Charlottesville ought to have been the end of debate on this. I wrote back in July, 2019 (see, Is the POTUS a racist?), that I don’t know for certain if the president is a racist but that people who openly declare they are White supremacist racists believe that Trump is racist. They feel Trump is one of them and that he has their backsee, White House directs federal agencies to cancel race-related training sessions it calls ‘un-American propaganda.

In the past couple of years I have written in this blog about White supremacy and racism fourteen, now fifteen, times. Last week a friend posted an insight they had noted someone making. The observation was that Trumpian White America has now (largely not-consciously) collectively concluded that it’s easier to deny/ignore the racism charge than to try and actually do something about fixing capitalismsee, Trump Bans Diversity Training, Claiming It’s Divisive, Anti-American Propaganda.

It’s a human tragedy that it has taken the approaching loss of white majority, George Floyd’s life, and, the Covid-19 Apocalypse to bring the needed societal reckoning to the United States of America. In any event, the time has finally come to repent of our two original sins: stealing the land of American First Peoples; and building our economic system on the free labor (and backs) of enslaved Africans. Repentance and reparations are the way forward for the U.S.A., if any way forward indeed still remains.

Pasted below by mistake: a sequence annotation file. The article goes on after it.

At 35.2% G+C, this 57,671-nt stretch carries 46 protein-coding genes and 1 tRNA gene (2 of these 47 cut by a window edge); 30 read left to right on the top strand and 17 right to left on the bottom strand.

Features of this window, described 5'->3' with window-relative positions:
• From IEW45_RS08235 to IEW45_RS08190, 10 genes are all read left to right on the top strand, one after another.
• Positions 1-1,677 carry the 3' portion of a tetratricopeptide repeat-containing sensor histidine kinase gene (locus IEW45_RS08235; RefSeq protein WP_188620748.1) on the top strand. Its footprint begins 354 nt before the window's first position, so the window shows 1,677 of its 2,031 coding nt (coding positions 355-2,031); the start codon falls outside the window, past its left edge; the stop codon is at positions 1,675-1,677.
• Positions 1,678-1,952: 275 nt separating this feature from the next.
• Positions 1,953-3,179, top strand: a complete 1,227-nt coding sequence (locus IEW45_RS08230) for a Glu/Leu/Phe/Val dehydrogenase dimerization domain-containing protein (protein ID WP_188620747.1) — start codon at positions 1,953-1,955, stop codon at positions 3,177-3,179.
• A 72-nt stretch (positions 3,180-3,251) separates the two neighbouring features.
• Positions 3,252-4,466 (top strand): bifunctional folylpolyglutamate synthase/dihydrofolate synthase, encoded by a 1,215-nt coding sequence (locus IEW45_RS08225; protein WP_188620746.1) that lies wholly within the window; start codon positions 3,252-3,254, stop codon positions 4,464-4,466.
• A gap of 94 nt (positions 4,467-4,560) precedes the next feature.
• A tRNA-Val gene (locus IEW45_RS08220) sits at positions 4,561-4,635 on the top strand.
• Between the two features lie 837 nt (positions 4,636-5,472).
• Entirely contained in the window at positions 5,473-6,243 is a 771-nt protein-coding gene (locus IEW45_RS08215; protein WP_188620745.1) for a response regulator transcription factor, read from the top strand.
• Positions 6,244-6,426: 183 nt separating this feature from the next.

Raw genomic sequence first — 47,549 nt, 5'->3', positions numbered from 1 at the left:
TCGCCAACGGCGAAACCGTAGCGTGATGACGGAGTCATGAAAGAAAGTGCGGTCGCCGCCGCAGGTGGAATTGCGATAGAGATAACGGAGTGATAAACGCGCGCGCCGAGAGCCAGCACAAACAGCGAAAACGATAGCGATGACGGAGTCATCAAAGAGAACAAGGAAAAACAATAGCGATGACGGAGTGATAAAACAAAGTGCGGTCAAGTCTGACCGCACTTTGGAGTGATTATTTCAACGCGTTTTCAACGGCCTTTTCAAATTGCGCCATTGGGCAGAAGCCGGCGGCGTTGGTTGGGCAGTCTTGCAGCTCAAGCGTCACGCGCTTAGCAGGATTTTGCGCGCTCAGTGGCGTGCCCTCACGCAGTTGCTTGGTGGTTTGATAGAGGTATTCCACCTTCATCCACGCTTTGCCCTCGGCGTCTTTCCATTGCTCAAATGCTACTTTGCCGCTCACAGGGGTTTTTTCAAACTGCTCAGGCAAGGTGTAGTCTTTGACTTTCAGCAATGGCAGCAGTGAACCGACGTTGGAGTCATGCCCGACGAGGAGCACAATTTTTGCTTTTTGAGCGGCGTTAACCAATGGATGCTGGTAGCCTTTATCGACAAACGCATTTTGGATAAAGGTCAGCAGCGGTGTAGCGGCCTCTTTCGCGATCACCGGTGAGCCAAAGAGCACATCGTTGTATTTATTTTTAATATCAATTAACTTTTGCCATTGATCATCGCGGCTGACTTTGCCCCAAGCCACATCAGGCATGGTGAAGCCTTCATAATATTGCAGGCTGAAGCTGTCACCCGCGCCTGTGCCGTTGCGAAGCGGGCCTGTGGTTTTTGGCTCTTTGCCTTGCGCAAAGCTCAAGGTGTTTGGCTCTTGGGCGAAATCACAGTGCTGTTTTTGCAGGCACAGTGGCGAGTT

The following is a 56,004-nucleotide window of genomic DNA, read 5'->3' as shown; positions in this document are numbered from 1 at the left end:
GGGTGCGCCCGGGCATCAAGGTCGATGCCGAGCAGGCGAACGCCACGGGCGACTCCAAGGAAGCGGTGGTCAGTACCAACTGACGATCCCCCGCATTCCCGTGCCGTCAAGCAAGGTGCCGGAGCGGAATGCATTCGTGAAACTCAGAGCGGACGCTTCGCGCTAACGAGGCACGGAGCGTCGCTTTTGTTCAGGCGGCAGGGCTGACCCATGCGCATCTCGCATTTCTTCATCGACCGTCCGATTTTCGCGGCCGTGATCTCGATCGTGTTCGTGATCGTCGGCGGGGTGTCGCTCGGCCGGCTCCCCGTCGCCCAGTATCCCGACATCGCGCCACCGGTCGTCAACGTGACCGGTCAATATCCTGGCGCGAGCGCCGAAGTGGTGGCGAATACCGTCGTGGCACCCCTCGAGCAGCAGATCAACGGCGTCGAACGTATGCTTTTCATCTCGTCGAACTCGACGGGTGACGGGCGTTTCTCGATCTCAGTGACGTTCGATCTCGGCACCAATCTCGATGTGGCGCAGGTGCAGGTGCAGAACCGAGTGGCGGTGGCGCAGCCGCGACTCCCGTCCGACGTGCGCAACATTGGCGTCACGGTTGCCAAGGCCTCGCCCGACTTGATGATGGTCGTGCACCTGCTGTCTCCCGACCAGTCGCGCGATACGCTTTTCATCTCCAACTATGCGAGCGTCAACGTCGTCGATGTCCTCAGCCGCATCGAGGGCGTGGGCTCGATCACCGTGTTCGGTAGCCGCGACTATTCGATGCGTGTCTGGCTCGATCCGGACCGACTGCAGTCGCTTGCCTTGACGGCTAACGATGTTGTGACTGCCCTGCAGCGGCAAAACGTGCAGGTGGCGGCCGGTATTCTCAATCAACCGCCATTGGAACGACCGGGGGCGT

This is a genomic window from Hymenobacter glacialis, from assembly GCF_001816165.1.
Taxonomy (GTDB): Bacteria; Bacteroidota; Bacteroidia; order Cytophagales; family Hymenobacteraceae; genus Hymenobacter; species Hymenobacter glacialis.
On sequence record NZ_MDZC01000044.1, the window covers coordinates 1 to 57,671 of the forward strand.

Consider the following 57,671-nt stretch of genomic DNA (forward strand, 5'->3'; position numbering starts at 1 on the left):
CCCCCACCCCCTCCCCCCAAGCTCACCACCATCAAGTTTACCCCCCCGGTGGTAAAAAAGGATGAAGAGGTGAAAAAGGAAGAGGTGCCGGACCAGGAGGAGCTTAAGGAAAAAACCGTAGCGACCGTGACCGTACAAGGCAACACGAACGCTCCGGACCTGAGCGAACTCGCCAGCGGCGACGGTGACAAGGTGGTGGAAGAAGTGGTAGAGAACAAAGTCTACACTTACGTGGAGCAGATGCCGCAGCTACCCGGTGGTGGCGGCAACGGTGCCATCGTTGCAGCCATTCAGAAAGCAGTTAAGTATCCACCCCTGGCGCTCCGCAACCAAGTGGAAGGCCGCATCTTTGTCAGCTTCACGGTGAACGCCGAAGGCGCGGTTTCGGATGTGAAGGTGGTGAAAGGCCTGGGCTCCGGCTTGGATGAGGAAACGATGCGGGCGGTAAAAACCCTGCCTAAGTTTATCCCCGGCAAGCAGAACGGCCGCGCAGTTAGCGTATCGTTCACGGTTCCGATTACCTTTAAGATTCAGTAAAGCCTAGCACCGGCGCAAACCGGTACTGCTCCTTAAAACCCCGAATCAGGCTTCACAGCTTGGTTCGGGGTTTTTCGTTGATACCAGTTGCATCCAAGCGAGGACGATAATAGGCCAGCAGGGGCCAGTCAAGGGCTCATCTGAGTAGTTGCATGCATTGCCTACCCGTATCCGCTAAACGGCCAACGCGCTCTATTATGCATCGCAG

One of the most powerful from-the-heart sermons I’ve heard in a long, long time was offered on August 25th by Julia Jackson. It’s only five minutes long, and so I offer it here for you to hear:

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Image by Alfred Leung on Unsplash || CC0

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Next week: “Will you be indelibly marked?Come and see. 

[this post approx. 1,600 words (7 min. read)]

Your thoughts?

I never know what I’ve said till I hear the response. What did you hear me say? Note: I know, trying to introduce a big-picture idea like Spiral Dynamics (a complex developmental anthropology) in this format is ambitious. So, I’m using a serial-approach. Blog introduction (June 30, 2018). First in series (July 1, 2018).

2 thoughts on “American civil war revisited?